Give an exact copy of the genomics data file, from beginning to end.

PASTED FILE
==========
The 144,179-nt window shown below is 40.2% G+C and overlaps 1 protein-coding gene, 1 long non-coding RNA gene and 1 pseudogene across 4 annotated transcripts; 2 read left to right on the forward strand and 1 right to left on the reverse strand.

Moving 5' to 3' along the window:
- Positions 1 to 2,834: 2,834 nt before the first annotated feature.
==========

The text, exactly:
The 144,179-nt window shown below is 40.2% G+C and overlaps 1 protein-coding gene, 1 long non-coding RNA gene and 1 pseudogene across 4 annotated transcripts; 2 read left to right on the forward strand and 1 right to left on the reverse strand.

Moving 5' to 3' along the window:
- Positions 1 to 2,834: 2,834 nt before the first annotated feature.